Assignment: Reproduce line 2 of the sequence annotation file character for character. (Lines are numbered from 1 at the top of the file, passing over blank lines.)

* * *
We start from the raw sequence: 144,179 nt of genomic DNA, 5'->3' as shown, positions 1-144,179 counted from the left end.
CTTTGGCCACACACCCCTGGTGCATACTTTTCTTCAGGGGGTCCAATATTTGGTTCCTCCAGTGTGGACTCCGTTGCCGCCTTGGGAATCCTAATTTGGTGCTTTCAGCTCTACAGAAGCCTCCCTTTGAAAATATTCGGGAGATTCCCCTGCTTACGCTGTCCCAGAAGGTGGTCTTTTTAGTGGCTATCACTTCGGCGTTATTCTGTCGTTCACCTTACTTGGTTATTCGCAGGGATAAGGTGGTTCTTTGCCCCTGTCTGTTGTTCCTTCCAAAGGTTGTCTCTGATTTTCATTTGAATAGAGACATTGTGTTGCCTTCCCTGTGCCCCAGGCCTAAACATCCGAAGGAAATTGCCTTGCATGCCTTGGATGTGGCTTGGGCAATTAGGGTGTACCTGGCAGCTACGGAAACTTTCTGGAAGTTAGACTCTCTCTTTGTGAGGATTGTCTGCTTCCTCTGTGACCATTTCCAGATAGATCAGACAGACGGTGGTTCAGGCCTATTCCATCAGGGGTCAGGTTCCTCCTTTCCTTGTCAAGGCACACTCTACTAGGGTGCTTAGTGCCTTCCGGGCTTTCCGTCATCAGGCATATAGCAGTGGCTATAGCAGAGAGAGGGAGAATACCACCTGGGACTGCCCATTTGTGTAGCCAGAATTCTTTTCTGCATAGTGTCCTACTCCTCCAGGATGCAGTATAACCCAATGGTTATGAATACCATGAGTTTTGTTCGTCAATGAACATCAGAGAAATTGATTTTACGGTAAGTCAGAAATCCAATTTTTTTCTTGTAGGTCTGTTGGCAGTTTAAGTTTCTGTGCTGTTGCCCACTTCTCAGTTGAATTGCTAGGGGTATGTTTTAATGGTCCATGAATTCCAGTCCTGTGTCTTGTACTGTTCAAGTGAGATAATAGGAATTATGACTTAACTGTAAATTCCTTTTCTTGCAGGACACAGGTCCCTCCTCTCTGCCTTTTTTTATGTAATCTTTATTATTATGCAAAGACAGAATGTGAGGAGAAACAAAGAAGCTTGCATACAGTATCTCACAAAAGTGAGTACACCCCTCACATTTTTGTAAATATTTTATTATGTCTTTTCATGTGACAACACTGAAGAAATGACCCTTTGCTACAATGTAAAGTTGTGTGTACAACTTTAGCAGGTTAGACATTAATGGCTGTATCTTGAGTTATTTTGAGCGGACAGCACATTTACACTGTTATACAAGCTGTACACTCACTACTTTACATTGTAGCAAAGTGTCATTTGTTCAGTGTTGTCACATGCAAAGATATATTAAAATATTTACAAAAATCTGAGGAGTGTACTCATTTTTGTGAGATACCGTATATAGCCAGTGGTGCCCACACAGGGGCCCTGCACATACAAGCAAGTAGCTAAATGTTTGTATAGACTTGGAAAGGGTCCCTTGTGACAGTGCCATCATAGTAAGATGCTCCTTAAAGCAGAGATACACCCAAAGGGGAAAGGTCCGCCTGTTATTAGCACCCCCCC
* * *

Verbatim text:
CTTTGGCCACACACCCCTGGTGCATACTTTTCTTCAGGGGGTCCAATATTTGGTTCCTCCAGTGTGGACTCCGTTGCCGCCTTGGGAATCCTAATTTGGTGCTTTCAGCTCTACAGAAGCCTCCCTTTGAAAATATTCGGGAGATTCCCCTGCTTACGCTGTCCCAGAAGGTGGTCTTTTTAGTGGCTATCACTTCGGCGTTATTCTGTCGTTCACCTTACTTGGTTATTCGCAGGGATAAGGTGGTTCTTTGCCCCTGTCTGTTGTTCCTTCCAAAGGTTGTCTCTGATTTTCATTTGAATAGAGACATTGTGTTGCCTTCCCTGTGCCCCAGGCCTAAACATCCGAAGGAAATTGCCTTGCATGCCTTGGATGTGGCTTGGGCAATTAGGGTGTACCTGGCAGCTACGGAAACTTTCTGGAAGTTAGACTCTCTCTTTGTGAGGATTGTCTGCTTCCTCTGTGACCATTTCCAGATAGATCAGACAGACGGTGGTTCAGGCCTATTCCATCAGGGGTCAGGTTCCTCCTTTCCTTGTCAAGGCACACTCTACTAGGGTGCTTAGTGCCTTCCGGGCTTTCCGTCATCAGGCATATAGCAGTGGCTATAGCAGAGAGAGGGAGAATACCACCTGGGACTGCCCATTTGTGTAGCCAGAATTCTTTTCTGCATAGTGTCCTACTCCTCCAGGATGCAGTATAACCCAATGGTTATGAATACCATGAGTTTTGTTCGTCAATGAACATCAGAGAAATTGATTTTACGGTAAGTCAGAAATCCAATTTTTTTCTTGTAGGTCTGTTGGCAGTTTAAGTTTCTGTGCTGTTGCCCACTTCTCAGTTGAATTGCTAGGGGTATGTTTTAATGGTCCATGAATTCCAGTCCTGTGTCTTGTACTGTTCAAGTGAGATAATAGGAATTATGACTTAACTGTAAATTCCTTTTCTTGCAGGACACAGGTCCCTCCTCTCTGCCTTTTTTTATGTAATCTTTATTATTATGCAAAGACAGAATGTGAGGAGAAACAAAGAAGCTTGCATACAGTATCTCACAAAAGTGAGTACACCCCTCACATTTTTGTAAATATTTTATTATGTCTTTTCATGTGACAACACTGAAGAAATGACCCTTTGCTACAATGTAAAGTTGTGTGTACAACTTTAGCAGGTTAGACATTAATGGCTGTATCTTGAGTTATTTTGAGCGGACAGCACATTTACACTGTTATACAAGCTGTACACTCACTACTTTACATTGTAGCAAAGTGTCATTTGTTCAGTGTTGTCACATGCAAAGATATATTAAAATATTTACAAAAATCTGAGGAGTGTACTCATTTTTGTGAGATACCGTATATAGCCAGTGGTGCCCACACAGGGGCCCTGCACATACAAGCAAGTAGCTAAATGTTTGTATAGACTTGGAAAGGGTCCCTTGTGACAGTGCCATCATAGTAAGATGCTCCTTAAAGCAGAGATACACCCAAAGGGGAAAGGTCCGCCTGTTATTAGCACCCCCCC